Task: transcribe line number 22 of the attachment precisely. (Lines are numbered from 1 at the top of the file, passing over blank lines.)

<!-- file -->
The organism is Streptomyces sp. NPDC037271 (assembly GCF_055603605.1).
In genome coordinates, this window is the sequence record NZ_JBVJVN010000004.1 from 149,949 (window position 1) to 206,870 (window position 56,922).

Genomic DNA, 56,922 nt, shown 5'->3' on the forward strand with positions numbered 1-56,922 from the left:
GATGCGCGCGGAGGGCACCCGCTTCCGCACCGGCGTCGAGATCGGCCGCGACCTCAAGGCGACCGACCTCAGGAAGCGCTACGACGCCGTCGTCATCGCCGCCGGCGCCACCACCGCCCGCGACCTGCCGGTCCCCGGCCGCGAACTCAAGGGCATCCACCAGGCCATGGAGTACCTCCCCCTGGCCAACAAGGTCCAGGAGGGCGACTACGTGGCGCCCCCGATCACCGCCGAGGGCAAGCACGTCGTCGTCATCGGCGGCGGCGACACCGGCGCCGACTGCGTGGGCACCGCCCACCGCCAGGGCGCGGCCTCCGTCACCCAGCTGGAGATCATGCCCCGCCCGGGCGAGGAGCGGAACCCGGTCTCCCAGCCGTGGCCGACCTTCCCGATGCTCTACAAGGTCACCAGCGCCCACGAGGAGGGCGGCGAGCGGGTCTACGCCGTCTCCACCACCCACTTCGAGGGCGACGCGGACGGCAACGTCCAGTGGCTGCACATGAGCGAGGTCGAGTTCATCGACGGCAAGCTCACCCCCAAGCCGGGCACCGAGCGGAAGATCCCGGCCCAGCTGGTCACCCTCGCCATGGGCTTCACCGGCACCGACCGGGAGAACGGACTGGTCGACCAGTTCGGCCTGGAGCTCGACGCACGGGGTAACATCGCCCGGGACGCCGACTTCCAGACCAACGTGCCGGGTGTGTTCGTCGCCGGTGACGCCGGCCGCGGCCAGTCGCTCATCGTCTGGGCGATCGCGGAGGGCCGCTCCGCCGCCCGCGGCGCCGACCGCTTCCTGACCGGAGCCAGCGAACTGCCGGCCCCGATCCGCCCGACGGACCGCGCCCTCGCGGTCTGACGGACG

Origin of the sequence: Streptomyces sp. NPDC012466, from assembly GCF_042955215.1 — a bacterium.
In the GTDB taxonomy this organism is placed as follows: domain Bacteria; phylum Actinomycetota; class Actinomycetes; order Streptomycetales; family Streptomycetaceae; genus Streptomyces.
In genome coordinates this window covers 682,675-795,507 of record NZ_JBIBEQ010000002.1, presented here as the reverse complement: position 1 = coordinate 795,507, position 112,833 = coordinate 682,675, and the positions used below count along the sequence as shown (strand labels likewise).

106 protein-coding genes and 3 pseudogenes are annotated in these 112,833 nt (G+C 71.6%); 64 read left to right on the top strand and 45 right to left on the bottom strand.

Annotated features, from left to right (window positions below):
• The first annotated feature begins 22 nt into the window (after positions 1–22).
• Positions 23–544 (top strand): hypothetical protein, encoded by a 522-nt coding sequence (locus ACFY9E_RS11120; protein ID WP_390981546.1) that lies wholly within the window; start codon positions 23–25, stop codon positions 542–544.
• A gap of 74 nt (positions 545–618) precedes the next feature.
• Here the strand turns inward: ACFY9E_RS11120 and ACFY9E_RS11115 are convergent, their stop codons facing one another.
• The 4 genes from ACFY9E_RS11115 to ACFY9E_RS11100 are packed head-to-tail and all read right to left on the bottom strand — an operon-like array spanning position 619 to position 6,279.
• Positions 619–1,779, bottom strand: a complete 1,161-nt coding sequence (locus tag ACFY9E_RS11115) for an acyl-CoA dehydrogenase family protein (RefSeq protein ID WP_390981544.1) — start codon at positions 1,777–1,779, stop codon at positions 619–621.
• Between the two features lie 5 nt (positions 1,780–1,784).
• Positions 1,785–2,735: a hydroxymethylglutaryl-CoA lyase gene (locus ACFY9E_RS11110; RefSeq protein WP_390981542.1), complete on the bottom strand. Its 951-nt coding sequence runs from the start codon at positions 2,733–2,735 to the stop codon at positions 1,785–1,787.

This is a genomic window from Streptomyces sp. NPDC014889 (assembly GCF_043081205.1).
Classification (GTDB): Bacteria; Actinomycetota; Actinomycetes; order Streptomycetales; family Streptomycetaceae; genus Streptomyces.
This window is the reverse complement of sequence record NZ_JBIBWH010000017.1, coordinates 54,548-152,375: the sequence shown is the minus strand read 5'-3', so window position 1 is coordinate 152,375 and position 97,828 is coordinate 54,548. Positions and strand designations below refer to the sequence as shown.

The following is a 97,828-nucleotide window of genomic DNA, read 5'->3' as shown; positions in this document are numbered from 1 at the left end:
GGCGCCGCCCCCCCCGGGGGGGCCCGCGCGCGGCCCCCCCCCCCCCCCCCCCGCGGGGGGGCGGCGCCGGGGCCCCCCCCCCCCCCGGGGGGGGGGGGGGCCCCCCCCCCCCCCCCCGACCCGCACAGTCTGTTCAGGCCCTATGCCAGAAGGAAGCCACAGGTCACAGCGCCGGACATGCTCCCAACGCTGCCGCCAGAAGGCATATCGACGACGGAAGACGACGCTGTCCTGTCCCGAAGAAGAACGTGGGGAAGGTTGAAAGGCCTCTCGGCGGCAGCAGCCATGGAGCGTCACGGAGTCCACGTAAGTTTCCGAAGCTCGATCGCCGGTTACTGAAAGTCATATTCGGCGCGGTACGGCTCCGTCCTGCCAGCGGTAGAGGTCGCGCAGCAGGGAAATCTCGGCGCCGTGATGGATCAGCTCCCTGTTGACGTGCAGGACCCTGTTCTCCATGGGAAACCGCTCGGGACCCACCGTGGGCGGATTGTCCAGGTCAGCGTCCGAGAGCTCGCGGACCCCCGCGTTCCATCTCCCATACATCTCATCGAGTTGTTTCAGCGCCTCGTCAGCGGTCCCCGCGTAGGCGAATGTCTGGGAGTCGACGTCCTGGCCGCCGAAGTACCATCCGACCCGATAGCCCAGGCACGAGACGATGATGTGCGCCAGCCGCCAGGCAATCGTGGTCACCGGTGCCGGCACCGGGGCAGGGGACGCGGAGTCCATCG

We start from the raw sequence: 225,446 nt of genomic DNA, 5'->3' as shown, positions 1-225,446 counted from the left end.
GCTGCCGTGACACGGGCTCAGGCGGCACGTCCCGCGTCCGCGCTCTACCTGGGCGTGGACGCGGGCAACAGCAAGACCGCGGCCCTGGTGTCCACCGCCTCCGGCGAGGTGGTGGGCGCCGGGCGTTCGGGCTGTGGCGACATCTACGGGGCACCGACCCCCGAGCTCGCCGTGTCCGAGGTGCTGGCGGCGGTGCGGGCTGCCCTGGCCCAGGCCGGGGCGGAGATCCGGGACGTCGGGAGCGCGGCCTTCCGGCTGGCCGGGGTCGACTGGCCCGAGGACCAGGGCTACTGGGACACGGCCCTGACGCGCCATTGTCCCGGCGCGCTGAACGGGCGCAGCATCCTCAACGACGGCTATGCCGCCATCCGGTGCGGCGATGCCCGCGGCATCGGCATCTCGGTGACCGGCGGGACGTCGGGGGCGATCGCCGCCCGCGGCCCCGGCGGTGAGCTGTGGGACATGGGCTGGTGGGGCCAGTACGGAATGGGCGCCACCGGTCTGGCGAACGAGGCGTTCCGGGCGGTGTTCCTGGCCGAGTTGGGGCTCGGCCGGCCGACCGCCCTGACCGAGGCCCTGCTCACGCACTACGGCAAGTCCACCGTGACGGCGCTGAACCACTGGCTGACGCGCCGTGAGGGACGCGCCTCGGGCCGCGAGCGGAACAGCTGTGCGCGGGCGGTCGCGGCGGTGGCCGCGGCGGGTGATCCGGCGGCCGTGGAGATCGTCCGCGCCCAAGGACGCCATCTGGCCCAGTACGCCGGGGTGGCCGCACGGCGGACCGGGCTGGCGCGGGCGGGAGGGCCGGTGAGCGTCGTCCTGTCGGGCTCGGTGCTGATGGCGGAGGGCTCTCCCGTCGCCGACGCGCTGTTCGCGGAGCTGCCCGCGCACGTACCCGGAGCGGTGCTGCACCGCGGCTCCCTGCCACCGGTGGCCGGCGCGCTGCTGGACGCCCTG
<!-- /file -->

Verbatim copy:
GGCGCCGCCCCCCCCGGGGGGGCCCGCGCGCGGCCCCCCCCCCCCCCCCCCCGCGGGGGGGCGGCGCCGGGGCCCCCCCCCCCCCCGGGGGGGGGGGGGGCCCCCCCCCCCCCCCCCGACCCGCACAGTCTGTTCAGGCCCTATGCCAGAAGGAAGCCACAGGTCACAGCGCCGGACATGCTCCCAACGCTGCCGCCAGAAGGCATATCGACGACGGAAGACGACGCTGTCCTGTCCCGAAGAAGAACGTGGGGAAGGTTGAAAGGCCTCTCGGCGGCAGCAGCCATGGAGCGTCACGGAGTCCACGTAAGTTTCCGAAGCTCGATCGCCGGTTACTGAAAGTCATATTCGGCGCGGTACGGCTCCGTCCTGCCAGCGGTAGAGGTCGCGCAGCAGGGAAATCTCGGCGCCGTGATGGATCAGCTCCCTGTTGACGTGCAGGACCCTGTTCTCCATGGGAAACCGCTCGGGACCCACCGTGGGCGGATTGTCCAGGTCAGCGTCCGAGAGCTCGCGGACCCCCGCGTTCCATCTCCCATACATCTCATCGAGTTGTTTCAGCGCCTCGTCAGCGGTCCCCGCGTAGGCGAATGTCTGGGAGTCGACGTCCTGGCCGCCGAAGTACCATCCGACCCGATAGCCCAGGCACGAGACGATGATGTGCGCCAGCCGCCAGGCAATCGTGGTCACCGGTGCCGGCACCGGGGCAGGGGACGCGGAGTCCATCG